There is no way that a backup can destroy data so something else is going on.
When you create a record, is there a gap in the serial numbers that shows the number of missing records?
Any cascading deletes set up in the relationships?
I have no deletes in my relationships. I only allow creates.
I use the relationship database as a tracking tool as the order processes along. Each step is a new process. It has Name, Date, Completion Date and Notes. A new record was created yesterday for each order/item processed.
I do not assign serial number or record number in the database. Should I? (I guess I can see if I'm missing any records that way)
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There is only one scenario that fits the description of your problem (as far as I can see).
You should look for an 'Order' database on your own machine, which you inadvertently logged into yesterday.
Records do not disappear from served databases and particularly from their backups - so, you must have entered them into another (possibly test) system, which is probably located on your own machine.
We have all done this just once …
Search your machine with spotlight, using the name of your main database (Orders) and then look in any files found for the missing records - I'm certain that there are there.
Best wishes - Alan
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I saw something similar in a legacy database which was moved to 12. The data were actually being over-written. Where or how, we don't know, but someone did something in the system, and the data were gone. Troubleshooting was going to cost too much for the client. However, I like Alan's comments.
I leave my computer on 24/7 and have never closed the database yet. The relational records are still missing.
This isn't the first time this has happed to me (been happening last 2-3 weeks). Finally got feed up with it and went on Forum this morning.
Just got back from Cardiac Rehab at 12:30 P.M. my time. (Above 2 lines were entered around 9:00 this morning)
OK, now I'm more confused (but happy). The records are now back! I can see them. And my Noon bakcup has the records.
I have notice that it takes the server physically longer to write to the database. I have 2 computers I use. If I enter data on 1st comperter, it can take upto 10-15 secords before I can see it on the 2nd computer. But 6 hours later? It still doesn't explain me not seeing the data on the 1st computer that entered the data then lost it.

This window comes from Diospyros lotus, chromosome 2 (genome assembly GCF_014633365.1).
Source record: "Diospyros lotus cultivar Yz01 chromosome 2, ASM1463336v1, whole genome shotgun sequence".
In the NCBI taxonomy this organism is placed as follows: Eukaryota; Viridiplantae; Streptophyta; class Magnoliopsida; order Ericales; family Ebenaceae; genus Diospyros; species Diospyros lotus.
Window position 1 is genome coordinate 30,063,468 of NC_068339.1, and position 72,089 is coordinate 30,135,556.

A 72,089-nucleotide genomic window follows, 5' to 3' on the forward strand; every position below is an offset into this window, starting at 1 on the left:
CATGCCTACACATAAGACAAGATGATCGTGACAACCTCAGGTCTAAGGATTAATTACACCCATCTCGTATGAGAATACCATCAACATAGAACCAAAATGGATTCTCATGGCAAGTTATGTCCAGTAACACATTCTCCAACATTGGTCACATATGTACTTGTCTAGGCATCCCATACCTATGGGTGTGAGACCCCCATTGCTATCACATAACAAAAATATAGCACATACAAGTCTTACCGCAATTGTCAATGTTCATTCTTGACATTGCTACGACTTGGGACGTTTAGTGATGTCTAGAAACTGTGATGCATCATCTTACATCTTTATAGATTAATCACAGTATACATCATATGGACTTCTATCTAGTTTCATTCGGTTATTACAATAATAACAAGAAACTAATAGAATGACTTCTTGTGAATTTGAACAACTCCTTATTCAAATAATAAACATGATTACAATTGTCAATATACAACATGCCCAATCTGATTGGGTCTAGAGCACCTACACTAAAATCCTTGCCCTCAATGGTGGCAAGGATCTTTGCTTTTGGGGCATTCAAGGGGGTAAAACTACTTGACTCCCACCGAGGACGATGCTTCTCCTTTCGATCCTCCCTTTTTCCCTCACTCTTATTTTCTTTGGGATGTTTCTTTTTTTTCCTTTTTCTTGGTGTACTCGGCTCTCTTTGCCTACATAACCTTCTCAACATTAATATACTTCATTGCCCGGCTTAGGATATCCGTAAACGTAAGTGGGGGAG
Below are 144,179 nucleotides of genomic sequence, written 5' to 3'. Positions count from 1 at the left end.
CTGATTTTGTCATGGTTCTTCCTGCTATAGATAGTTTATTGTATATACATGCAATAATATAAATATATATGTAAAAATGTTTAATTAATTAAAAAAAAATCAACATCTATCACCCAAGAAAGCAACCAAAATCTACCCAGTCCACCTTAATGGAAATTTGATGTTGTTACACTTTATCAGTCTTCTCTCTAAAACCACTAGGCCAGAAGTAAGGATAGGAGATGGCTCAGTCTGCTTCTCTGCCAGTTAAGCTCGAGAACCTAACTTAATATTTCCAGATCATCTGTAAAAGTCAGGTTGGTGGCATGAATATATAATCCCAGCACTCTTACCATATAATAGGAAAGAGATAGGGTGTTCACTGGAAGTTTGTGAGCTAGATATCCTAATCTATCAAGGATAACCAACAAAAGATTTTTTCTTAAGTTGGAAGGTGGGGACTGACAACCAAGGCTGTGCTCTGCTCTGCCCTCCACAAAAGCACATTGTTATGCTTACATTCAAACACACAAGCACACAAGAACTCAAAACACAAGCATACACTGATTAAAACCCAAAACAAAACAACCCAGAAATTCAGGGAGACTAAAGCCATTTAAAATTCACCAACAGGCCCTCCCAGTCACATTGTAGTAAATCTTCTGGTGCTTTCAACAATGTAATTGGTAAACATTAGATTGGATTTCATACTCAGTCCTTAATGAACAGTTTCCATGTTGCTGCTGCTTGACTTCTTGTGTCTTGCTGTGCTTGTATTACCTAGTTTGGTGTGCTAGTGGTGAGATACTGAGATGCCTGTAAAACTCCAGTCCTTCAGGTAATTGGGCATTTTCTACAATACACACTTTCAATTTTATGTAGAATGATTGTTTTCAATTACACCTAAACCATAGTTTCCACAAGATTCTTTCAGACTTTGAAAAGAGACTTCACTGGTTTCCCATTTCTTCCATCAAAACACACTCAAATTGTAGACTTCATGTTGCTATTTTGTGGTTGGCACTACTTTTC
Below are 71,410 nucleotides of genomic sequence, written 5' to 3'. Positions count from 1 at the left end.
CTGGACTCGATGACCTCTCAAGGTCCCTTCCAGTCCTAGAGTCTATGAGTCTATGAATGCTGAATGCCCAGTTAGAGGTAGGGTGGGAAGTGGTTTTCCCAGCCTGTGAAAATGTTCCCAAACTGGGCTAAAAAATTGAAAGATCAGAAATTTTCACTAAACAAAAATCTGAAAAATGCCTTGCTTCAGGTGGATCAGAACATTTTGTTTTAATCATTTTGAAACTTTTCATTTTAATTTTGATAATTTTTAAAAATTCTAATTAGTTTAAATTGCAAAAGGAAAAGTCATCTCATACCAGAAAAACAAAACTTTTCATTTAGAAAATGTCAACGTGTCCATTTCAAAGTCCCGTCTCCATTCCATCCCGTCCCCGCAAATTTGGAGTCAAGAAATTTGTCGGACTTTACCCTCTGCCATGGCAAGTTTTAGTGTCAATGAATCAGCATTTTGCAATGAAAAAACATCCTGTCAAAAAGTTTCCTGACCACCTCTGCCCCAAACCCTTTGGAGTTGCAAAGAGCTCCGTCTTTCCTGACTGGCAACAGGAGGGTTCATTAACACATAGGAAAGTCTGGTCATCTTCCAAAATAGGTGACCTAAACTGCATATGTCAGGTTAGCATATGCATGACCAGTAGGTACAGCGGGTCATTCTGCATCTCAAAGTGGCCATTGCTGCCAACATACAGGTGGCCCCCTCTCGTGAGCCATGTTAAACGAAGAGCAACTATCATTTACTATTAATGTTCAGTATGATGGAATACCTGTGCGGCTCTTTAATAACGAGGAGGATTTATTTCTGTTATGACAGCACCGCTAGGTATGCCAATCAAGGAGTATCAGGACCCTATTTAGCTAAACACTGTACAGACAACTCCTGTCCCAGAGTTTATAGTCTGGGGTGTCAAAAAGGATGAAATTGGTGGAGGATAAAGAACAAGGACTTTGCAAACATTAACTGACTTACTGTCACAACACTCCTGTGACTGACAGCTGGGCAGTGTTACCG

I'm using FM11. Haven't upgraded to 12 yet.
I have my RAM at maximum on the server. And flushing every 1 minute.
Could that my slowing my server response time?
You mention "relational data." Are you entering the data through a portal? If so, not committing the parent record will cause all of the portal data to be deleted. This is considered a feature.
Another occasional problem is users entering data when they are in find mode, instead of browse. It can look like they are creating records, but the are actually creating find requests. There is a warning about this after about 10 records.
IT sounds as though you are working on a very small network, possibly with peer-to-peer sharing enabled for one client-type machine to work as server to the other, which can be a data-loss-risky proposition.
Even if you are running FMServer, also keep in mind that data isn't entered on the server file until it is committed by the client entering it. I have seen people walk away from a huge data-entry session but leave their cursor inside a data field, only to be stunned when Server disconnected them hours later without the data being committed.
That obviously didn't happen to you this time or it couldn't have reappeared. But that might be one reason new data seems to take so long to appear on both machines.
Our system is global. So my server is actual located in another state than I'm in. The server severs up North America, Asia, Europe, South America, basically the globe.
This morning I have only lost some of my records (data). Most are there.
The last comment I received sounds like something I am doing to myself. Yes I am using a master orders database and entering records into the relational database for my process scheduling.
The master orders database has portals I entering into. In fact 33 portals. Each portal for each process. I find the order in the master database and enter the schedule on the portal databases (relational).
I import SQL data into the master database and schedule through the relational databases. I never really enter data into the master except the import from SQL. I not sure how to commit in the master database. Is that hitting the enter button when I'm done or is that entering some "kind" of data in the master after I do the relational databases?
Anything that commits the master record will commit all of the portal data.
Anything that prevents the master record from committing will delete all of the newly entered portal data. This could include deleting the record, reverting the record, or getting disconnected from the server before a record commit.